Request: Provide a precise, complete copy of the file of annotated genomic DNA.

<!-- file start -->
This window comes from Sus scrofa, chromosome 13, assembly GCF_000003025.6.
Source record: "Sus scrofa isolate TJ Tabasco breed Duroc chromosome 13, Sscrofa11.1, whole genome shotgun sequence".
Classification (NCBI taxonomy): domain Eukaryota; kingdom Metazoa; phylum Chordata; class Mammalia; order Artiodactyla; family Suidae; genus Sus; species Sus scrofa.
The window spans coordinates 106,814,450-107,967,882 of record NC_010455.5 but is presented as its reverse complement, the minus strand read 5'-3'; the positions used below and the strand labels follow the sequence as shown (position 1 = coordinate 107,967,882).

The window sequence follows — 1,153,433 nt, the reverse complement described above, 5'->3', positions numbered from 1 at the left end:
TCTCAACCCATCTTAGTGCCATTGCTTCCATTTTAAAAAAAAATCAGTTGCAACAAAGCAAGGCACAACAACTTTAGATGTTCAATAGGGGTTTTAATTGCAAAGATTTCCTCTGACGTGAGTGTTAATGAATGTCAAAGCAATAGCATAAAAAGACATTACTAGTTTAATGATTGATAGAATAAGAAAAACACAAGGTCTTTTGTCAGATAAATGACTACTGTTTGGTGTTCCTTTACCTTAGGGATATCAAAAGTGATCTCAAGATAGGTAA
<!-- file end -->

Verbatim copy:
This window comes from Sus scrofa, chromosome 13, assembly GCF_000003025.6.
Source record: "Sus scrofa isolate TJ Tabasco breed Duroc chromosome 13, Sscrofa11.1, whole genome shotgun sequence".
Classification (NCBI taxonomy): domain Eukaryota; kingdom Metazoa; phylum Chordata; class Mammalia; order Artiodactyla; family Suidae; genus Sus; species Sus scrofa.
The window spans coordinates 106,814,450-107,967,882 of record NC_010455.5 but is presented as its reverse complement, the minus strand read 5'-3'; the positions used below and the strand labels follow the sequence as shown (position 1 = coordinate 107,967,882).

The window sequence follows — 1,153,433 nt, the reverse complement described above, 5'->3', positions numbered from 1 at the left end:
TCTCAACCCATCTTAGTGCCATTGCTTCCATTTTAAAAAAAAATCAGTTGCAACAAAGCAAGGCACAACAACTTTAGATGTTCAATAGGGGTTTTAATTGCAAAGATTTCCTCTGACGTGAGTGTTAATGAATGTCAAAGCAATAGCATAAAAAGACATTACTAGTTTAATGATTGATAGAATAAGAAAAACACAAGGTCTTTTGTCAGATAAATGACTACTGTTTGGTGTTCCTTTACCTTAGGGATATCAAAAGTGATCTCAAGATAGGTAA